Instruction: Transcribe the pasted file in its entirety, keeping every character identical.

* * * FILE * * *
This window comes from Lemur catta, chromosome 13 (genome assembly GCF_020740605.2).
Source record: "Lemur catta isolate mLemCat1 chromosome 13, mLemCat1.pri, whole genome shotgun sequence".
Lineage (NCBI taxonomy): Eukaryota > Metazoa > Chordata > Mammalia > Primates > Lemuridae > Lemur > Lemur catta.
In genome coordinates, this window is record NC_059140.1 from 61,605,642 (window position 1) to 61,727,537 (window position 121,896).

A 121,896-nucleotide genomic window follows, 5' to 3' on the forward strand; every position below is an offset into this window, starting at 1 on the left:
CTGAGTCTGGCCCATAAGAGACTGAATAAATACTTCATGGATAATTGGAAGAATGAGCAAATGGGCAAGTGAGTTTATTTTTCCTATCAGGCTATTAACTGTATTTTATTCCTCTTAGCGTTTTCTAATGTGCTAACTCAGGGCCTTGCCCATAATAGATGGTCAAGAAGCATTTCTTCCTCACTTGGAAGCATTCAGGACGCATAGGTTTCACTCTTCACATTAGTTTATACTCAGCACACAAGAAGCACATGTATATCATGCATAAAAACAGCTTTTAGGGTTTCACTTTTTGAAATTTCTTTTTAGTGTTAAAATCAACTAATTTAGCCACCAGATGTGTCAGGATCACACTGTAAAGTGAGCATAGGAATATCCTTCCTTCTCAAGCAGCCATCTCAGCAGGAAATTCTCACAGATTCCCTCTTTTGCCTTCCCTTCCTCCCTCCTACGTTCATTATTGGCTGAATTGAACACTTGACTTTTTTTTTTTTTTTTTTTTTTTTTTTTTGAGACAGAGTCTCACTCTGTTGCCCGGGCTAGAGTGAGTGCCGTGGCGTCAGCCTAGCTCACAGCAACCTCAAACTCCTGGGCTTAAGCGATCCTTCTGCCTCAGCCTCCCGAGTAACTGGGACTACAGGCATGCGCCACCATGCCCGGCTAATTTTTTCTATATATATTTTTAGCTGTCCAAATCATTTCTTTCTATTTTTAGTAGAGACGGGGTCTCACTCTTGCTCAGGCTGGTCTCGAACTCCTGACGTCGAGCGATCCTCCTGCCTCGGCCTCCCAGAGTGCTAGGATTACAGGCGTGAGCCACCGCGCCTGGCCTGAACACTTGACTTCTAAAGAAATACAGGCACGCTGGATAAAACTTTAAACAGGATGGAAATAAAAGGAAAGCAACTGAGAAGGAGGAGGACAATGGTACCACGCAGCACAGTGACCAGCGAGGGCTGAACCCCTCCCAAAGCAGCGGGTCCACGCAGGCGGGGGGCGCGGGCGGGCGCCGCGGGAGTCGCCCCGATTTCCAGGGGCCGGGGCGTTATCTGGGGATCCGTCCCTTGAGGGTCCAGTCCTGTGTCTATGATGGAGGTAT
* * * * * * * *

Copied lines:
This window comes from Lemur catta, chromosome 13 (genome assembly GCF_020740605.2).
Source record: "Lemur catta isolate mLemCat1 chromosome 13, mLemCat1.pri, whole genome shotgun sequence".
Lineage (NCBI taxonomy): Eukaryota > Metazoa > Chordata > Mammalia > Primates > Lemuridae > Lemur > Lemur catta.
In genome coordinates, this window is record NC_059140.1 from 61,605,642 (window position 1) to 61,727,537 (window position 121,896).

A 121,896-nucleotide genomic window follows, 5' to 3' on the forward strand; every position below is an offset into this window, starting at 1 on the left:
CTGAGTCTGGCCCATAAGAGACTGAATAAATACTTCATGGATAATTGGAAGAATGAGCAAATGGGCAAGTGAGTTTATTTTTCCTATCAGGCTATTAACTGTATTTTATTCCTCTTAGCGTTTTCTAATGTGCTAACTCAGGGCCTTGCCCATAATAGATGGTCAAGAAGCATTTCTTCCTCACTTGGAAGCATTCAGGACGCATAGGTTTCACTCTTCACATTAGTTTATACTCAGCACACAAGAAGCACATGTATATCATGCATAAAAACAGCTTTTAGGGTTTCACTTTTTGAAATTTCTTTTTAGTGTTAAAATCAACTAATTTAGCCACCAGATGTGTCAGGATCACACTGTAAAGTGAGCATAGGAATATCCTTCCTTCTCAAGCAGCCATCTCAGCAGGAAATTCTCACAGATTCCCTCTTTTGCCTTCCCTTCCTCCCTCCTACGTTCATTATTGGCTGAATTGAACACTTGACTTTTTTTTTTTTTTTTTTTTTTTTTTTTTGAGACAGAGTCTCACTCTGTTGCCCGGGCTAGAGTGAGTGCCGTGGCGTCAGCCTAGCTCACAGCAACCTCAAACTCCTGGGCTTAAGCGATCCTTCTGCCTCAGCCTCCCGAGTAACTGGGACTACAGGCATGCGCCACCATGCCCGGCTAATTTTTTCTATATATATTTTTAGCTGTCCAAATCATTTCTTTCTATTTTTAGTAGAGACGGGGTCTCACTCTTGCTCAGGCTGGTCTCGAACTCCTGACGTCGAGCGATCCTCCTGCCTCGGCCTCCCAGAGTGCTAGGATTACAGGCGTGAGCCACCGCGCCTGGCCTGAACACTTGACTTCTAAAGAAATACAGGCACGCTGGATAAAACTTTAAACAGGATGGAAATAAAAGGAAAGCAACTGAGAAGGAGGAGGACAATGGTACCACGCAGCACAGTGACCAGCGAGGGCTGAACCCCTCCCAAAGCAGCGGGTCCACGCAGGCGGGGGGCGCGGGCGGGCGCCGCGGGAGTCGCCCCGATTTCCAGGGGCCGGGGCGTTATCTGGGGATCCGTCCCTTGAGGGTCCAGTCCTGTGTCTATGATGGAGGTAT